World Air Quality Report 2022 finds only six countries met WHO guidelines for PM2.5

The 5th annual IQAir World Air Quality Report, which reviews air quality data from 7,323 cities across 131 countries, has found that only AustraliaEstoniaFinlandGrenadaIceland, and New Zealand met the World Health Organisation guideline for PM2.5.

Despite the apparently widespread source of data, the 30,000 air quality monitoring stations which provided information are not equally distributed. Of that number, only 156 were in Africa. And of that number only one was in Chad – the most air polluted country in the world, with a reading of 89.7 µg/m3 – more than 17 times higher than the WHO PM2.5 annual guideline.

A major contributory factor in Chad’s figure is its exposure to severe dust storms originating out of the Bodélé Depression which can affect the country for up to 100 days a year. 

The next four countries with the worst air quality are Iraq, Pakistan, Bahrain and Bangladesh. Indeed, Central and South Asia is  home to eight of the world’s ten cities with the worst air pollution.

A lack of usable data, particularly in Africa, is a source of frustration for the researchers. Although the amount of data available is increasing, only 19 out of 54 African countries had sufficient data available to be included in the report, leaving 35 unaccounted for. Some countries who have fared badly in the past are not included this year because of a lack of data,. Afghanistan and Oman being prime examples.

 Frank Hammes, Global CEO, IQAir said: ‘In 2022, more than half of the world’s air quality data was generated by grassroots community efforts. When citizens get involved in air quality monitoring, we see a shift in awareness and the joint effort to improve air quality intensifies. We need governments to monitor air quality, but we cannot wait for them. Air quality monitoring by communities creates transparency and urgency. It leads to collaborative actions that improves air quality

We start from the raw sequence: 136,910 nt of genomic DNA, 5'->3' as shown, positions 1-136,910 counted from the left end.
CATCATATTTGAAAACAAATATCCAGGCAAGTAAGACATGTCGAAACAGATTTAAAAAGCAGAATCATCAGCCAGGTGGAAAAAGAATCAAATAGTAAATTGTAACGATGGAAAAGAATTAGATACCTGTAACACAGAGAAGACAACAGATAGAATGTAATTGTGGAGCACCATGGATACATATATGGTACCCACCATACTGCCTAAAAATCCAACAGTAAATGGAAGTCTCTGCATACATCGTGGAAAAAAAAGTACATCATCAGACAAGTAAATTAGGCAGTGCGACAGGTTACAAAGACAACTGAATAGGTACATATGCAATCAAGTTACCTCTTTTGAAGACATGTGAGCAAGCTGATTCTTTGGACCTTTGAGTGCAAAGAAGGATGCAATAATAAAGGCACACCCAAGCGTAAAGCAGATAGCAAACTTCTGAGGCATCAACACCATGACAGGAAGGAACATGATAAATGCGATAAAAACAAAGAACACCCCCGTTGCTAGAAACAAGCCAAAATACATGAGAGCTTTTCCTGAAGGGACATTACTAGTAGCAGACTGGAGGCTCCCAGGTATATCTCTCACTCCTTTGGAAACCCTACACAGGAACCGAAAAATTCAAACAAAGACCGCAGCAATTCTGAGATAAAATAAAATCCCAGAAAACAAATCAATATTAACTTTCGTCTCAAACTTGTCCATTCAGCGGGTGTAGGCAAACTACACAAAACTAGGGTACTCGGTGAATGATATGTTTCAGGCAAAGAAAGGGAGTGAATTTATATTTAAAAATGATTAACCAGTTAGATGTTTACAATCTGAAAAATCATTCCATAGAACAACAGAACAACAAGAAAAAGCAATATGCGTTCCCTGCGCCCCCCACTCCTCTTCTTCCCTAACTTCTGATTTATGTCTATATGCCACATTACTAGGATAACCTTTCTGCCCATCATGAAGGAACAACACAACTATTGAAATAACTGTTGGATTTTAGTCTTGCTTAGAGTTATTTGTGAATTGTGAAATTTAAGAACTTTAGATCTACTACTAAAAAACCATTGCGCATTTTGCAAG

Aidan Farrow, Senior Air Quality Scientist at Greenpeace International said: ‘Too many people around the world don’t know that they are breathing polluted air. Air pollution monitors provide hard data that can inspire communities to demand change and hold polluters to account, but when monitoring is patchy or unequal, vulnerable communities can be left with no data to act on. Everyone deserves to have their health protected from air pollution.’ 


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Mark Tebbutt
Mark Tebbutt
1 year ago

I am surprised New Zealand is on the list given widespread use of wood for heating. I guess it all depends what and how the data is used. There are bound to be individual towns that don’t meet WHO guidelines.

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